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Vancouver could be on cusp of a ‘generational change’ as city council eyes approval of Broadway, Vancouver plans

Vancouver city council is expected to make a decision on whether to approve a condo tower at the corner of Granville and Broadway in a neighborhood that has never had that kind of density.JENNIFER GAUTHIER/The Globe and Mail

In the past 30 years, Vancouver has added enough people to its downtown peninsula to fill up a city the size of Prince George or Port Coquitlam.

About 69,000 new residents moved into the towers and occasional row houses that sprouted everywhere after the city aggressively promoted a downtown-living strategy, more than doubling the area’s 1991 population of about 48,000.

That kind of transformation is about to hit Vancouver again – only bigger and more far-reaching – as city council prepares to approve sweeping plans that will remake many parts of the city in the next 30 years.

“It does feel like a time of generational change,” said Gordon Price, a former city councilor who was frequently the political advocate for the 1990s plans and continues to analyze city planning. “It’s building for a new generation in a new way.”

And it’s going to be even more of an adjustment for Vancouverites than previous remakes, Mr. Price said, because of how the plans will not confine new development to form industrial land or relatively empty pockets, as has been the case in the past.

Back then, he said, development was kept well away from the 80 per cent of city land that has been reserved for detached houses (except for, in recent years, a few small incursions such as basement suites or laneway houses). In a “grand bargain” that worked politically for many years, any new density was piled into developments in the other 20 per cent.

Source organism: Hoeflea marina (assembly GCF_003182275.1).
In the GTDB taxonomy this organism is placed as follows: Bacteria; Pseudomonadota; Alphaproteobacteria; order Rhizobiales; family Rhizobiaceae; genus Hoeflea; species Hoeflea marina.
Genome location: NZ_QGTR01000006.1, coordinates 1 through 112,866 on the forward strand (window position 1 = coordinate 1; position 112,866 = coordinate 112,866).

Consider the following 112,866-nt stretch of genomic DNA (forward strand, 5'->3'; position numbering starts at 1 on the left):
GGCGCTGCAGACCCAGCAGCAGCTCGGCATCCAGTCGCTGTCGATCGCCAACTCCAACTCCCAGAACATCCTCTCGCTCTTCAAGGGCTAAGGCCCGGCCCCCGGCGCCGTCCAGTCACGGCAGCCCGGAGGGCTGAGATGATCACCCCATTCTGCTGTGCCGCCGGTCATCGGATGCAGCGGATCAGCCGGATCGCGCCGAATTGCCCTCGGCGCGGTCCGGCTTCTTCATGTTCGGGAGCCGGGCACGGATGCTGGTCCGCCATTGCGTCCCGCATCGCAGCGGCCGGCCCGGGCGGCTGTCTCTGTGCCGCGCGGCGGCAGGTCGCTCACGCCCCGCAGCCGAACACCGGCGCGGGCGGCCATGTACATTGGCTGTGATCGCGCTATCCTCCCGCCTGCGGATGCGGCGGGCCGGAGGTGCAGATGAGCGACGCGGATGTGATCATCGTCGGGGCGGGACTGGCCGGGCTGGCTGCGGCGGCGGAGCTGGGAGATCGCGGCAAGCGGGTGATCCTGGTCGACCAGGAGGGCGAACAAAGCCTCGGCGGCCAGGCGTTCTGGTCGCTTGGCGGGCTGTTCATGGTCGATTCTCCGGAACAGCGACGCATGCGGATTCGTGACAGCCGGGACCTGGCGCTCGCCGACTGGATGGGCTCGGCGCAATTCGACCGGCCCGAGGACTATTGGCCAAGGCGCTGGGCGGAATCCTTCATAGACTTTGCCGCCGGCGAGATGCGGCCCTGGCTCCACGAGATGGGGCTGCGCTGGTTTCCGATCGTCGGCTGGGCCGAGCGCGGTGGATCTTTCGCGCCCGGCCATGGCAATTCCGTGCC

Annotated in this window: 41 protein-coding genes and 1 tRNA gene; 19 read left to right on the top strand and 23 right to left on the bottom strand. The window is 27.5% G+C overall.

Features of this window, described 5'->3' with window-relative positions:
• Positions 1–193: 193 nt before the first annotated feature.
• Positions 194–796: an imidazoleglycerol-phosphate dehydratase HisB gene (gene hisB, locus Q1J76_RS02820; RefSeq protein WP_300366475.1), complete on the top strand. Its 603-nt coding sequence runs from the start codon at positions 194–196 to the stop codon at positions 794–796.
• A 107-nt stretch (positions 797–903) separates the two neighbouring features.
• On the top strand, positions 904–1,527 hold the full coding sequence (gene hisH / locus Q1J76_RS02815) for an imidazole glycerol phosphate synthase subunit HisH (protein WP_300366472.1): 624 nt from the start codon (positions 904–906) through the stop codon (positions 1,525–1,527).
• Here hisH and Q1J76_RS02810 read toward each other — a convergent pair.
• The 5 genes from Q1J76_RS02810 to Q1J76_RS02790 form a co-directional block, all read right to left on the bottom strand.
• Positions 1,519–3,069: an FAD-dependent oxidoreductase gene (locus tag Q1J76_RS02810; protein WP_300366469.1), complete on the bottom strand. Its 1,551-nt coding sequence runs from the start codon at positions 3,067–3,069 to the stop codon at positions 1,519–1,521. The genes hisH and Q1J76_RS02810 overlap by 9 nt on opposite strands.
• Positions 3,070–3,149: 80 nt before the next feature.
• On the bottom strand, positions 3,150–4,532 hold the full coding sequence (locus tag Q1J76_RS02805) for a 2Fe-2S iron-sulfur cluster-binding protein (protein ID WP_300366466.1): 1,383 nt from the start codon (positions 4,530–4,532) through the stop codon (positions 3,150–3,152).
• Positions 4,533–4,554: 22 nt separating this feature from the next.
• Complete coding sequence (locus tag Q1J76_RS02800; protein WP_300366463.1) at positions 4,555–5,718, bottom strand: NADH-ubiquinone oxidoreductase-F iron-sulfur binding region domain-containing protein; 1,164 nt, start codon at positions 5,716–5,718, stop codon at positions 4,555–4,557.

“We are going to move away from the grand bargain and see the transformation of the legacy city,” Mr. Price said.

The promise of such a big change is provoking a fierce debate. Many younger people who feel shut out of everything but dingy basement suites and overpriced studios are in favor of anything that seems to make more room for them. They’ve been joined by non-profit housing representatives, YIMBY advocates and organizations ranging from the VGH and UBC Hospital Foundation to the local francophone association and business owners.

But the many plans for the city’s future have also generated a wave of discomfort, anxiety and outright opposition among others, including former premier and Vancouver mayor Mike Harcourt, former city planners and various resident groups in both the east and west sides of the city.

A new civic party, TEAM for a Livable Vancouver, is almost entirely focused on the issue, raising questions about how much new housing is really needed and what form it should take.

The city’s head planner agrees that the changes on the horizon are indeed a dramatic shift – a needed one.

“This is clearly a generational change. This kind of shift started when we became one of the most unaffordable cities, after the Olympics,” said Theresa O’Donnell.